By Barb Arland-Fye
Barbra Streisand singing “People who need people are the luckiest people in the world …” comes to mind as I reflect on a conversation with my younger son Patrick last Sunday.
We had just dropped off my older son Colin at his apartment in Davenport after sled hockey and dinner. We’d learned earlier that a “staffer” who assists Colin and his roommate Erich as they navigate daily life with autism, would be leaving.
Gary has been a wonderful influence on Colin and Erich, as have numerous staffers (care-givers) who serve them and other people with developmental disabilities.
Patrick, who celebrates his 17th birthday this week, has become more aware of the impact some of these care-givers have on his brother’s life. So as Patrick drove me home, he mused about Gary leaving after what seemed like such a short time and how that would affect Colin.
Staffers have entered and departed Colin’s life on a fairly regular basis for a variety of reasons: some to further their careers, finish college or grad school or to move on to another field of employment.
Providing assistance for people with development disabilities requires skills ranging from bookkeeping and report writing to problem-solving and negotiating. Beyond these skills, the greatest qualification is compassion.
One of Colin’s staffers shaves him on Tuesdays. Even though Colin is capable of shaving on his own — with practice — he looks forward to having Josh help him shave. Up until the last year or so, Colin, now 24, had a tough time coping with staffers leaving his life — especially those who engaged him in social and intellectual activities. On rare occasions, he’s told us he misses a particular staffer.
But he’s mourned the departure of plenty of others without telling us. Sometimes that message has been conveyed in restlessness, anxiousness or recalcitrant behavior.
More than once, Colin — who participates in a self-advocacy group called “People First” has told his staff, “You’re fired!” With the passage of years, though, he seems more at peace with the comings and goings of staff. He’s still sad, but able to move on.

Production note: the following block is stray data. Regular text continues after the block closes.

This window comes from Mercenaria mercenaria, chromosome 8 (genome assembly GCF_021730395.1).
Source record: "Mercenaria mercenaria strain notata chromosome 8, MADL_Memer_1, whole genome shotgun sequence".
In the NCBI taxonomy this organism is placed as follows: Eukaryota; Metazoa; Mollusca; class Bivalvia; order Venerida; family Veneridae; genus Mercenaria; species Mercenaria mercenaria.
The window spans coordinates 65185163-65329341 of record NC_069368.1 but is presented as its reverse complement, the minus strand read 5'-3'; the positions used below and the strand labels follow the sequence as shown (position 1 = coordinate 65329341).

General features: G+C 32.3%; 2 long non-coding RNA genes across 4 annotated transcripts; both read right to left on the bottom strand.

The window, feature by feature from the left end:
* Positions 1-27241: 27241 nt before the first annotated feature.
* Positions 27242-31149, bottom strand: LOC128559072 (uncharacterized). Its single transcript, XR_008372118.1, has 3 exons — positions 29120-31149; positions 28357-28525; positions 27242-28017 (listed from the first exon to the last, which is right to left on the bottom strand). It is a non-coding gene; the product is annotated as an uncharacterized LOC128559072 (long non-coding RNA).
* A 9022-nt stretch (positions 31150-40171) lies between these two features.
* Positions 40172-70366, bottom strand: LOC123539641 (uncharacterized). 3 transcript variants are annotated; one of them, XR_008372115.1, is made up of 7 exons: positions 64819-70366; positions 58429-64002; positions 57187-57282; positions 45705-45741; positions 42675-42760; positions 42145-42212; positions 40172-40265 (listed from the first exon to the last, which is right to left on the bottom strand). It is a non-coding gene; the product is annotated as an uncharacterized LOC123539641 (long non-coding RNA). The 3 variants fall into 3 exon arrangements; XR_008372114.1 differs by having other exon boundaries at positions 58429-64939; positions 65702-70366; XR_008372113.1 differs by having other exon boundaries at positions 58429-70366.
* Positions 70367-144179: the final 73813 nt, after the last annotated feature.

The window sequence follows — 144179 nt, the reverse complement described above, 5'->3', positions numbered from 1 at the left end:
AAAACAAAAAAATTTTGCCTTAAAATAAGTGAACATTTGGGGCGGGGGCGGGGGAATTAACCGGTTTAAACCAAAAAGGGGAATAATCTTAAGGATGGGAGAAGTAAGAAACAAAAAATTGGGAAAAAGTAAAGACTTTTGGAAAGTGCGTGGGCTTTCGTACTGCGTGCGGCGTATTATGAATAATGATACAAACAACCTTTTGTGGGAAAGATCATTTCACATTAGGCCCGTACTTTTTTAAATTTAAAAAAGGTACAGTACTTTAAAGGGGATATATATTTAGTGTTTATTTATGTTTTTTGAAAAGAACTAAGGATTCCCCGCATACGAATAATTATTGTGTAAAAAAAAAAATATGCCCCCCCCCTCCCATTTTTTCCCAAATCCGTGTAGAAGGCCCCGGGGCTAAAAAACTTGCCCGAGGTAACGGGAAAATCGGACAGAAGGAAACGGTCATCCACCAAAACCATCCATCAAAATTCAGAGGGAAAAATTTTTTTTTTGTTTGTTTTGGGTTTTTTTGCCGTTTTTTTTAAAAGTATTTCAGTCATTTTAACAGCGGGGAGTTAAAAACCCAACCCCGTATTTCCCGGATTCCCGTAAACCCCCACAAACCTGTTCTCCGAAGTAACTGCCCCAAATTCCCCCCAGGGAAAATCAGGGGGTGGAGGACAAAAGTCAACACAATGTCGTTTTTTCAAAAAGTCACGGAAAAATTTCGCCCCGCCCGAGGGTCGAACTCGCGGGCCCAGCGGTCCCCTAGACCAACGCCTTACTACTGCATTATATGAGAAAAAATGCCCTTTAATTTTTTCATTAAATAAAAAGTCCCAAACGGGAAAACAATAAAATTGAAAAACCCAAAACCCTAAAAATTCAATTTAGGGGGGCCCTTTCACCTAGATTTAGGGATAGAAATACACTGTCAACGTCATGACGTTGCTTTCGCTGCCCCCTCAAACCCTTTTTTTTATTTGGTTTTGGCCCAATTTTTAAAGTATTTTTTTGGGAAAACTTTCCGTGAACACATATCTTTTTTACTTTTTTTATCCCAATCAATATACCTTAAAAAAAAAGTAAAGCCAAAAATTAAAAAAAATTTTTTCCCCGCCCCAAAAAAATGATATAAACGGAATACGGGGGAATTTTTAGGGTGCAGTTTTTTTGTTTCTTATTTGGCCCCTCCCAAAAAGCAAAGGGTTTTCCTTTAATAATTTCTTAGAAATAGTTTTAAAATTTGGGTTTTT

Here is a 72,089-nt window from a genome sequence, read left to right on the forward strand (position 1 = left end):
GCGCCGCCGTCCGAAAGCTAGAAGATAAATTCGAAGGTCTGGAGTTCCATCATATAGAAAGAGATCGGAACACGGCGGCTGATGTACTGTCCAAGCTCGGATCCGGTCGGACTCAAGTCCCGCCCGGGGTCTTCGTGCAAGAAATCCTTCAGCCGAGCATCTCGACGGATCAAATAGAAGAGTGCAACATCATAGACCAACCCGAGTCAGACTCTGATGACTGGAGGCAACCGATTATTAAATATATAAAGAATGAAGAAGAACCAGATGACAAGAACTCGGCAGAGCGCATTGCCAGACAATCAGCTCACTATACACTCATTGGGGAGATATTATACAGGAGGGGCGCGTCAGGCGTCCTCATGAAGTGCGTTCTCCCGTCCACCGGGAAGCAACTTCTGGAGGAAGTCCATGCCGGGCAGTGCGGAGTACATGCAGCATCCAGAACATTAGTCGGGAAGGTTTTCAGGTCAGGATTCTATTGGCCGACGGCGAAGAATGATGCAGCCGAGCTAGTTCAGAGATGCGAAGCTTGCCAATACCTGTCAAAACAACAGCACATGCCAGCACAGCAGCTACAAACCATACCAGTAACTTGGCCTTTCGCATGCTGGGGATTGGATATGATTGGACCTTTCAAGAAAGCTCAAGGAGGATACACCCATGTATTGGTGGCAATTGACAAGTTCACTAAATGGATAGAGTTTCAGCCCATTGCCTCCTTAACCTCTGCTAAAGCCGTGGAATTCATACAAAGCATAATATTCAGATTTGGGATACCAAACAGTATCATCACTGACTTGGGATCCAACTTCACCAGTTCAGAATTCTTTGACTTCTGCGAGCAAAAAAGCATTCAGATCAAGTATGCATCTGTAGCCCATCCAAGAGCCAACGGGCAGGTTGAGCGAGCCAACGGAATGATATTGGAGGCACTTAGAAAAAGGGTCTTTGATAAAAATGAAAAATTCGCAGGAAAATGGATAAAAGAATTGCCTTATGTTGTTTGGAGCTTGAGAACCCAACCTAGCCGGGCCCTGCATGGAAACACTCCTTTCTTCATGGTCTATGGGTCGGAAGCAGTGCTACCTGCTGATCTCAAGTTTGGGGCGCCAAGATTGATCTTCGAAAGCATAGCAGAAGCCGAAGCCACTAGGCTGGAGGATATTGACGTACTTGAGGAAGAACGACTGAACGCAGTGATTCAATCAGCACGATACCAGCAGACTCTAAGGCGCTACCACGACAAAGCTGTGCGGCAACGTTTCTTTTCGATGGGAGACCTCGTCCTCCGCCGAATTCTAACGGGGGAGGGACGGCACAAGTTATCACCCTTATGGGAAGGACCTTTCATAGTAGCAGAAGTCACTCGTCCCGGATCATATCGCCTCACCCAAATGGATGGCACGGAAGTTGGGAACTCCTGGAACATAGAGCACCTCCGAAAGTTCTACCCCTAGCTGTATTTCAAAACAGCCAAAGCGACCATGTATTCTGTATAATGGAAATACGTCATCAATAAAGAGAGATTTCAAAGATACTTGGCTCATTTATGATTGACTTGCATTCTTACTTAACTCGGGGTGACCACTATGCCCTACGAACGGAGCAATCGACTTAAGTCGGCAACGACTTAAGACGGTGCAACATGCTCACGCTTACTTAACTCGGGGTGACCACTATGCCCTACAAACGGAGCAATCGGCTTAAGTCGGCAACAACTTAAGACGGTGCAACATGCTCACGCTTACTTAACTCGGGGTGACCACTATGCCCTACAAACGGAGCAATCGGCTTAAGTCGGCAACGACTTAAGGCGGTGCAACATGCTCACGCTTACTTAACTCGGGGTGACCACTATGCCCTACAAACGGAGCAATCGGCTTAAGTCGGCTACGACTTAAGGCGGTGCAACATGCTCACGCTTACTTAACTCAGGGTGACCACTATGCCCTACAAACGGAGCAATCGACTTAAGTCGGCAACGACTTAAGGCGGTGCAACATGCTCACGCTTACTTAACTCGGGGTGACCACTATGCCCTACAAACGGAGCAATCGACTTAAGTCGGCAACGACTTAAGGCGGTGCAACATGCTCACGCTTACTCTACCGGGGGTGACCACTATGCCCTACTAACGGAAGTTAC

No one, with or without disabilities, escapes having to say a final farewell now and then.
So, when Patrick wondered how Gary’s leaving would affect Colin, I said: “We need to think about the good that Gary has brought to Colin’s life. It doesn’t matter how long Gary worked with Colin, what matters is the impact he’s had on Colin.”
He is a better person for the people who have entered his life and treated him with compassion, respect and enthusiasm. The faces of those who have done so come to mind with fondness.
Colin has always been a person who needs people. When he was growing up, I prayed fervently that Colin would become self-sufficient, but in retrospect, what does it mean to be self-sufficient? Is the definition different for each one of us? Aren’t we all people who need people?
God breathed life into more than one human being; God intended for us to be companions on the journey. Jesus said: “For where two or three are gathered together in my name, there am I in the midst of them.” (Matt:18:20)
People who need people truly are the luckiest people in the world.